The EP is led by Meecham’s ‘Alt Mix’, where Mouletin’s distinctive vocals, warming electric piano motifs and wild, proto-house style vintage synth sounds ride a hand-percussion rich groove marked out by a typically addictive, ear-catching electronic bassline. With Meecham reaching for the tape echo and delay (an aural hallmark of his productions and reflective of his love of dubbed-out electronic disco), the track is a sparse, mind-altering chunk of new wave-informed mid-tempo electronic disco.

It comes backed by two distinctive dubs in Meecham’s trademark style. There’s a ‘Dub Vocal’ mix in which selected snippets of Mouletin’s bi-lingual vocal rise and fall around a subtly tougher, spaced-out take on Meecham’s musical arrangement smothered in effects, and a ‘Fun Dub’ that’s altogether sweeter, more playful, informed by electro (one of Meecham’s earliest musical loves) and high on additional percussion, warming Rhodes riffs and Chicken Lips-esque synthesiser flourishes.

Those who buy the digital edition of the EP also get two more mixes: Meecham’s original ‘Extended Vocal’ and ‘Extended Instrumental’ takes. Slightly warmer and hazier than the EP-leading ‘Alt Mix’ and boasting a more obvious electro shuffle, these two takes are every bit as alluring and ear-catching as those showcased on the vinyl version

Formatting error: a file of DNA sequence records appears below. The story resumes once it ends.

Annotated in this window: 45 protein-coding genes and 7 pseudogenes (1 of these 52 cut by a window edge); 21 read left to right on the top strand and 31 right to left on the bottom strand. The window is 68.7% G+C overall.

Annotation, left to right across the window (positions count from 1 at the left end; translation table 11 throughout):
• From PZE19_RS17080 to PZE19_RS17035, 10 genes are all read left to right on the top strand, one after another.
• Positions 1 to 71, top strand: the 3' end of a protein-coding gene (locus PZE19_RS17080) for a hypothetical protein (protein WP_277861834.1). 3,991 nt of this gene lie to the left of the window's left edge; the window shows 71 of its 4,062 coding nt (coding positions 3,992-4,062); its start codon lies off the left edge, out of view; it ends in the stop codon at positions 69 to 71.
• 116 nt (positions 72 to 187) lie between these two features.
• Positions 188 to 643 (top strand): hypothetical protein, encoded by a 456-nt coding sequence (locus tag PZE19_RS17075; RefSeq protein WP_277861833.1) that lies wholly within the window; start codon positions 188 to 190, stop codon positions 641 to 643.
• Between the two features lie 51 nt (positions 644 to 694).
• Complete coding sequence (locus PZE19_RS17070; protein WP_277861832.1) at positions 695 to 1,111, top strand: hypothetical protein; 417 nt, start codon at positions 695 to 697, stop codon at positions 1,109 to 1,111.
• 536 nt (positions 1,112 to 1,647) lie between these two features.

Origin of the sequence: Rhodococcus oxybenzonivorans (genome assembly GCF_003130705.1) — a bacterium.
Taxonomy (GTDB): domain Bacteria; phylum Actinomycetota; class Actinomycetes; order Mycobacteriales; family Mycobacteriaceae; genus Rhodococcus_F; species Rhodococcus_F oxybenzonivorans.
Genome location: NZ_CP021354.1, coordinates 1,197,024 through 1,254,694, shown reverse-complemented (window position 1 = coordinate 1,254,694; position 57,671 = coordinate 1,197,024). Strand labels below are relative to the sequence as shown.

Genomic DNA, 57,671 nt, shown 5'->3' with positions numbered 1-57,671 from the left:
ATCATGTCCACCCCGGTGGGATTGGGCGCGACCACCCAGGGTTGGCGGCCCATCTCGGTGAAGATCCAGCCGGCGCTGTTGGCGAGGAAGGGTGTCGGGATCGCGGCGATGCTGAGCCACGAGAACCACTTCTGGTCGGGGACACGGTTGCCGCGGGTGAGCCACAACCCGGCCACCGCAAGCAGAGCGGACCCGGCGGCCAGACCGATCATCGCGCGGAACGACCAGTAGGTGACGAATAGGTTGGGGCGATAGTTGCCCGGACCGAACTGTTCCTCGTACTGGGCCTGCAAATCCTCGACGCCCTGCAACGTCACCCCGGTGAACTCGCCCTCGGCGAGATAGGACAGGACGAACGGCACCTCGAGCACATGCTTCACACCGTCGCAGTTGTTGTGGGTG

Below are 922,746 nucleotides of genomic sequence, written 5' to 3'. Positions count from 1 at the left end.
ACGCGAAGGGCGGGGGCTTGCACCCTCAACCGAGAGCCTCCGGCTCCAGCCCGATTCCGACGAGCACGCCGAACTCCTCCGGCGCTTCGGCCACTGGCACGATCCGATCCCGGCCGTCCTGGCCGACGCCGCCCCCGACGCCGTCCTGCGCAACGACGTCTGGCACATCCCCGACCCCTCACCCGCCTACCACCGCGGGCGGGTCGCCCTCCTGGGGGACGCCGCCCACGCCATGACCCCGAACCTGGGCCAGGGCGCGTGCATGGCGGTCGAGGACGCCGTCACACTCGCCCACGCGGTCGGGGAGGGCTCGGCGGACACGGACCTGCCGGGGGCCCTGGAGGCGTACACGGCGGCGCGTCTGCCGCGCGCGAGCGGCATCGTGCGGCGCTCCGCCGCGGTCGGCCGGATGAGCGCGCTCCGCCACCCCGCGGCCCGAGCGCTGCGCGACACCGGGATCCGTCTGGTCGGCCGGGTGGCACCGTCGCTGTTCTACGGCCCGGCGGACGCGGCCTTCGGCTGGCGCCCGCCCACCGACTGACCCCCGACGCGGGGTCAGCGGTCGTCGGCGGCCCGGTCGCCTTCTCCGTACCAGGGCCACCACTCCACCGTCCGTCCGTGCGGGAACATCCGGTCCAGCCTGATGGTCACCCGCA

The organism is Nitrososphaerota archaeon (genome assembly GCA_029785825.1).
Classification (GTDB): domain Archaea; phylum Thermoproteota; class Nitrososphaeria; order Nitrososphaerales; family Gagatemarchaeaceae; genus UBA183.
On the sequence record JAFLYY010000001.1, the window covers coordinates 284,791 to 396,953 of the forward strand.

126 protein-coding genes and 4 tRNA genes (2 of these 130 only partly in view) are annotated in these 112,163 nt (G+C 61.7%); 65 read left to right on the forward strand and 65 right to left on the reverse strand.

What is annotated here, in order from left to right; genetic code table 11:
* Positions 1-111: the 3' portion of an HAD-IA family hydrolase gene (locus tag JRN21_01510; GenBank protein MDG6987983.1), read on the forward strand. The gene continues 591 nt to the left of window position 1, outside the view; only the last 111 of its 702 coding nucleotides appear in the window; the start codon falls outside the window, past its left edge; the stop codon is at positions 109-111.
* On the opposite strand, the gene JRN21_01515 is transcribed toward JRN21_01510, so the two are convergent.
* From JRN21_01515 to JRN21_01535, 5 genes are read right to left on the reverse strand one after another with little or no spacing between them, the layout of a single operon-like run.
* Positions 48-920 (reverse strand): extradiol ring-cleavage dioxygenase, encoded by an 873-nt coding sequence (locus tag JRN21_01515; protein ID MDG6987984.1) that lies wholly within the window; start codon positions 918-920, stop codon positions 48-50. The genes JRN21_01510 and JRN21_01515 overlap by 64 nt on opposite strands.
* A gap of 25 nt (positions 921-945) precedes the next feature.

A1. Your Own Style (alternate Mix)
B1. Your Own Style (dub Vocal)
B2. Your Own Style (Fun Dub) 

There’s much to be said for chance meetings. Vitruvians – in their words, “a meeting of minds, cultures, styles and experiences, powered by music, and designed by faith” – owe their very existence to once such random encounter. In the summer of 2014, producers Frankie Valentine and Thomas “T-Ash” Sciurpa bumped into each other in a London shoe shop. Over a fine selection of brogues and loafers, the conversation drifted onto music. The duo quickly realized they had much in common, and a plan began to form: they would get together and make music as Vitruvians, using the alias as a vehicle for their collaborative work. Some 18 months and numerous recording sessions in England and Italy later, the first Vitruvians record is ready for release. Dropping on Paul Murphy and Simon Purnell’s Leng Records imprint, “Spaghetti Saloon” is a banjo-pickin’ hoedown at the last drinking hole in the Milky Way. Propelled forwards by a restless drum machine rhythm, the duo’s original version expertly combines winding synthesizer melodies, wild honky-tonk piano solos, clanging ‘closing time’ bells, and the most loved-up banjo player in the galaxy. Ennio Morricone, eat your heart out.
The flipside of the 12” features a pair of tasty, DJ-friendly revisions. There’s the chugging Banjo Dub, where delay-laden bells and undulating banjo lines rub shoulders with a throbbing, space disco groove, and the even more psychedelic and alluring Piano Dub. As the title suggests, this pushes the duo’s distinctive keys work to the fore, stretching out the life affirming solos in a bid to incite even greater dancefloor abandon. Down a glass of bourbon, grab a partner, and get dancin’.


A. Spaghetti Saloon
B. Spaghetti Saloon (Banjo Dub)
B. Spaghetti Saloon (Piano Dub)